Michael Palin

Ahead of his one-man show at the Emirates Airline Festival of Literature, which took place earlier this month, the former Python shared his excitement with Vision

My one-man show, ‘For One Night Only – Forty Years Without a Proper Job’, is exactly as the title suggests. I’ve gone through life doing things that I enjoyed without ever having to sign a contract! Part of the show deals with the early years of Monty Python, but I also wanted to thread through the performance the idea of travel and writing.

What interests me about the Dubai Literary Festival is that Dubai is a hub for Asia, Africa and the West – an extraordinary place where you get these connections for all sorts of writing and writers.

The Festival line-up this year is very impressive. And like everything in Dubai, a great deal of energy and effort has gone into it.

Will any of my personal literary idols be there? 
To be honest, they’re all dead! Hemingway, Thomas Hardy, Virginia Woolf… Seriously, though, there’s Margaret Atwood for a start, whose work I admire enormously. My only concern is not to be completely outclassed by the serious writers there!

I’ll be coming to Dubai with my wife who doesn’t normally travel with me because she reckons it’s like going to the bank when your husband works there. But I want to show her Dubai because it’s such an extraordinary place. We shall be going around together with our mouths open at all the amazing stuff.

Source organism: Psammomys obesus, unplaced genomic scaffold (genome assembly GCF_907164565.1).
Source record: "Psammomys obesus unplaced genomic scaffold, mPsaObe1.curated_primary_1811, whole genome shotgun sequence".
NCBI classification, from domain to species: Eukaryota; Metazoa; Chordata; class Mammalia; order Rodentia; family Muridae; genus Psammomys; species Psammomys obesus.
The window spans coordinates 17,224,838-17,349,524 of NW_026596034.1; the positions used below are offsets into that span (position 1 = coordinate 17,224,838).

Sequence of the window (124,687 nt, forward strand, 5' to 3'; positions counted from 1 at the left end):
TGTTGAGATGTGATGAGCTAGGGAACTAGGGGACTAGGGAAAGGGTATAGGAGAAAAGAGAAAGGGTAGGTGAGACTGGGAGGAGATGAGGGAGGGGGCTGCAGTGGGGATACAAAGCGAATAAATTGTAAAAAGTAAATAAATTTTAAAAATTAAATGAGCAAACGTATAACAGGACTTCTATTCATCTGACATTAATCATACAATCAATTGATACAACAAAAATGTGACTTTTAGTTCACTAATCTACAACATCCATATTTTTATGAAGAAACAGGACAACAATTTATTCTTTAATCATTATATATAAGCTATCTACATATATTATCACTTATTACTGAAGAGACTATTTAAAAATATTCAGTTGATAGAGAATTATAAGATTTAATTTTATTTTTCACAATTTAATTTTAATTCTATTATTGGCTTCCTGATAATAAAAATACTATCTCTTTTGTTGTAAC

Last time I visited Dubai, the Burj Khalifa was topped out but not finished, so I’ll be interested to see how it has integrated into the city skyline.

When I was last in Dubai we took a helicopter flight to do some filming. I’d love to do that again. It was amazing to see the place from so high up.

When I returned to Dubai 20 years after my 1988 trip [filming for the BBC’s Around the World in 80 Days when Palin took a dhow from Dubai to Mumbai] I was overwhelmed by the size and scale of the place. I couldn’t believe so much had happened so quickly.

During that 1988 trip it was pretty hectic because we were three or four days behind on our filming schedule. But I remember really enjoying the Creek where we were searching for a dhow to take us to India. I liked, as I always do, the difference, the unfamiliarity of the place – the markets where we went to stock up on spices and rice and all the stuff we needed for the boat.

I was amazed, on returning 20 years later, that this small working area of Dubai still thrives. So many dhow traders still use that port. We met some good friends who looked after us all those years ago.

That dhow trip from Dubai to Mumbai was incredible. Our crew steered by the stars and got the sextant out, and when the motor broke they just got another rubber band and fitted it on! It was all so basic and simple. I’m sure it’s more advanced now, but, in a fast-changing world, it’s amazing to find these traditional vessels still setting sail.

This is going to be a busy year for me. I’ve just completed the first draft of a novel, which I spent most of last year writing. I’m also embarking on a BBC travel series in Brazil, which airs in 2012.